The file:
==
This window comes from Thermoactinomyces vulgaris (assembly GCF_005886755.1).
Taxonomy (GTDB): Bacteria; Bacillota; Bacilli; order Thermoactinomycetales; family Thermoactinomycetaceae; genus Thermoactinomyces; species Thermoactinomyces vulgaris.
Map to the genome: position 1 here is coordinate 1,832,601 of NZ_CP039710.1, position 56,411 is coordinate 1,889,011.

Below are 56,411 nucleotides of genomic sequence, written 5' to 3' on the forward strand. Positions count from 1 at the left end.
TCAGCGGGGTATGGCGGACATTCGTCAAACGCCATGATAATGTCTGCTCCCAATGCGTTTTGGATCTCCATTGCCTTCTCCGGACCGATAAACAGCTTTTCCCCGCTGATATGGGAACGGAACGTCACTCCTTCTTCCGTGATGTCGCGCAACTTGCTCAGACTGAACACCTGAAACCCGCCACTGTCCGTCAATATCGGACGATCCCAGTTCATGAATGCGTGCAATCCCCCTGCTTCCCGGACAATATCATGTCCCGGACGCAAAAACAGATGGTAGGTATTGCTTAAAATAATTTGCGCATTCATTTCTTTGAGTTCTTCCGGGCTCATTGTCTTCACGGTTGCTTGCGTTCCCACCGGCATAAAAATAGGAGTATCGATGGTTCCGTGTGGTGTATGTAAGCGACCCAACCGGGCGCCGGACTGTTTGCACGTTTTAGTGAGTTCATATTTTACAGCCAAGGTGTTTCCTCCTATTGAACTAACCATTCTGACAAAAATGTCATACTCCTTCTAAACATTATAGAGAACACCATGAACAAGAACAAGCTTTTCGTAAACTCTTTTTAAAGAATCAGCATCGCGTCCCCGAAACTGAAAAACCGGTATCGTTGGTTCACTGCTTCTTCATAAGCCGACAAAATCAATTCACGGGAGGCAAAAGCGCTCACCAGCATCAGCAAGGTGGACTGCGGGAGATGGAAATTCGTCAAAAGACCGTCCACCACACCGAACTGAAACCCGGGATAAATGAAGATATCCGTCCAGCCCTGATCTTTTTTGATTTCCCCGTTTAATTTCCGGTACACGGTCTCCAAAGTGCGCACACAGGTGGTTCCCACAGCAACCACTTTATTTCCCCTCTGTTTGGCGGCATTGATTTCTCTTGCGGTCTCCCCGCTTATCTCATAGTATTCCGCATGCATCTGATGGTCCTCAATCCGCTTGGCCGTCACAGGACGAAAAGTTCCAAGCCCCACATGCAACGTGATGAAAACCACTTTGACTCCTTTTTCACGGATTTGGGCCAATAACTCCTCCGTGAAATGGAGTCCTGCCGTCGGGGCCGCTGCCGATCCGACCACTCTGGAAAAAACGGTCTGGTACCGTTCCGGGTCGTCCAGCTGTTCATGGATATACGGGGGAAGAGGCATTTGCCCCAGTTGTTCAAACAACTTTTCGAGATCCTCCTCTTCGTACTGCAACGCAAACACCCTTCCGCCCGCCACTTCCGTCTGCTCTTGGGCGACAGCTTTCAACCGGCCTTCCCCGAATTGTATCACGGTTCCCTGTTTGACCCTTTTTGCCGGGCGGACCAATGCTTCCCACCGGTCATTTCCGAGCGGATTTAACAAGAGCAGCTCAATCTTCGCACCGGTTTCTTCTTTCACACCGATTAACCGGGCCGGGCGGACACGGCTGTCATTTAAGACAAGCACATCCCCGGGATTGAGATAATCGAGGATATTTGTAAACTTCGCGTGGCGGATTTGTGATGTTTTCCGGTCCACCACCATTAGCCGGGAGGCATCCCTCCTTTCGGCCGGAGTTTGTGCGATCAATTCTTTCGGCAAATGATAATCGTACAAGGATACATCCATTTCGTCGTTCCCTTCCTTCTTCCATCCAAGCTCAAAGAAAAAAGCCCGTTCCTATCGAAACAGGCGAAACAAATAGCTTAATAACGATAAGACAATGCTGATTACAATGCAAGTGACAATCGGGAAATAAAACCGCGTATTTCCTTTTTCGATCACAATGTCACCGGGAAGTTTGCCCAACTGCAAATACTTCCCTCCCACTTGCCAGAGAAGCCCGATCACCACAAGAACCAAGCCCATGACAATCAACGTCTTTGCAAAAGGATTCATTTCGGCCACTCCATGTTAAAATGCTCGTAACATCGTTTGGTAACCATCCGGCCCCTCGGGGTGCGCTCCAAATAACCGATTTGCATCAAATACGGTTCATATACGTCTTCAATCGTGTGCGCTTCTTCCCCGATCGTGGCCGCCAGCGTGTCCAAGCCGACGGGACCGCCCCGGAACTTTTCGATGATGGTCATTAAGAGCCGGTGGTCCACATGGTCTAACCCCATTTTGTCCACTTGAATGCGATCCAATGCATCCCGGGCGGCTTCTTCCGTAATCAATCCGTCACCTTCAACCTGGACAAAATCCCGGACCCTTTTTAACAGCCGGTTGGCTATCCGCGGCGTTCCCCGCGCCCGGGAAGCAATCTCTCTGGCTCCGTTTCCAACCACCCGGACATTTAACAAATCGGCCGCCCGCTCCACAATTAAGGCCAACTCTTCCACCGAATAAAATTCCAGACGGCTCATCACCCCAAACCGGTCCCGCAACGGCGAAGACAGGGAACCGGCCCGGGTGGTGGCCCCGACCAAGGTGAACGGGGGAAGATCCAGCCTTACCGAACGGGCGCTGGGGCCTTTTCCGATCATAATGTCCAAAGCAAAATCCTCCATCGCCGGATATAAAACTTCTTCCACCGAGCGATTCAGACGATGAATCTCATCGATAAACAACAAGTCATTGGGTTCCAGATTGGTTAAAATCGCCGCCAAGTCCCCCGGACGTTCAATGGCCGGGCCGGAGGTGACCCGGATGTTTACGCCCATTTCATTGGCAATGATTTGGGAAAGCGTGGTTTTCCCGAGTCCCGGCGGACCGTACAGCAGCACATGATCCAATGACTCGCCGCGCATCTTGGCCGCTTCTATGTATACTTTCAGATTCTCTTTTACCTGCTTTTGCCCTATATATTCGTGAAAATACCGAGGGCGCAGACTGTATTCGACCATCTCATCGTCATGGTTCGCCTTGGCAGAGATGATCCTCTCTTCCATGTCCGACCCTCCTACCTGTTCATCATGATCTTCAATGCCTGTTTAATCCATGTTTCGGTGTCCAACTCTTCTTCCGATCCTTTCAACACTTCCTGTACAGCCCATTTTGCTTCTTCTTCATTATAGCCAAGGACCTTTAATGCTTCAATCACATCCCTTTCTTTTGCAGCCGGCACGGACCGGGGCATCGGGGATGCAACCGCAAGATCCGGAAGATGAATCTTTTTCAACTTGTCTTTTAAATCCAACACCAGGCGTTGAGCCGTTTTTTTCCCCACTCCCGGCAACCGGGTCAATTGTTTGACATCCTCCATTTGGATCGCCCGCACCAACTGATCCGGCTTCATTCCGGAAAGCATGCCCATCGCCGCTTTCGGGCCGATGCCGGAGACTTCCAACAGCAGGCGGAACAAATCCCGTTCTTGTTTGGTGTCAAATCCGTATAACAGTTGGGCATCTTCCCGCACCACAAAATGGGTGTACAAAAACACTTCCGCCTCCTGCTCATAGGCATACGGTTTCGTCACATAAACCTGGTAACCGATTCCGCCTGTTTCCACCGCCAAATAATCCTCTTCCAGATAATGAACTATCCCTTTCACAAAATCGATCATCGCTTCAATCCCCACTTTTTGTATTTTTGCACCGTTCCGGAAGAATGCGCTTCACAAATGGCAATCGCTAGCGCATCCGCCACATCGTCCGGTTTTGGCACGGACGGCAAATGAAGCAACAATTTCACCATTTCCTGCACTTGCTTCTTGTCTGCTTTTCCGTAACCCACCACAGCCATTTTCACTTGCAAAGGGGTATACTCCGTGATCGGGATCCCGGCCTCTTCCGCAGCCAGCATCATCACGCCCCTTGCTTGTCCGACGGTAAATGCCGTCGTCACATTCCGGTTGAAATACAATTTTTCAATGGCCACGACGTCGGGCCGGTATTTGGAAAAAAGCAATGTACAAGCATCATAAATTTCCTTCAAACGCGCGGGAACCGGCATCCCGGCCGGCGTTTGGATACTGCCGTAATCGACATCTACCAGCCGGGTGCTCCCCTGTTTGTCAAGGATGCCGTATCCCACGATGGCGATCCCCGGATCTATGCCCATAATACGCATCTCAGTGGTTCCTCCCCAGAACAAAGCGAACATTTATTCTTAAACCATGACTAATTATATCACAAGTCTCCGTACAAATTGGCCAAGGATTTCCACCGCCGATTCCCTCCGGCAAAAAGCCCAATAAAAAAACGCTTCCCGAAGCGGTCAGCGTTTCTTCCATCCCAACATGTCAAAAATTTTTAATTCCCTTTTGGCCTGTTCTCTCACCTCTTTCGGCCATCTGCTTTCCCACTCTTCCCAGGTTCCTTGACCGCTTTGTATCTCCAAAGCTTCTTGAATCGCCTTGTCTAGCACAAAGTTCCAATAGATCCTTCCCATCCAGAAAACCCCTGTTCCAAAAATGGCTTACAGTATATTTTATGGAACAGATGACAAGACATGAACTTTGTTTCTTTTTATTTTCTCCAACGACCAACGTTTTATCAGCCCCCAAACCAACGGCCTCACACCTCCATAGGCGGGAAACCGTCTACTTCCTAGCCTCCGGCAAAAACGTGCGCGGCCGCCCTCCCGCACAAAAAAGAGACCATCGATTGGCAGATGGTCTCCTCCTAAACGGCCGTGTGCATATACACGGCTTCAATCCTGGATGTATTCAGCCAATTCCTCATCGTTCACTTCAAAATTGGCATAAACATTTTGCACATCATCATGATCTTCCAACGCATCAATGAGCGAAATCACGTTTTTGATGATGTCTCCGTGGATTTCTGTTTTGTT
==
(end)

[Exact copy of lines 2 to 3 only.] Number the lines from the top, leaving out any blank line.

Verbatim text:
Taxonomy (GTDB): Bacteria; Bacillota; Bacilli; order Thermoactinomycetales; family Thermoactinomycetaceae; genus Thermoactinomyces; species Thermoactinomyces vulgaris.
Map to the genome: position 1 here is coordinate 1,832,601 of NZ_CP039710.1, position 56,411 is coordinate 1,889,011.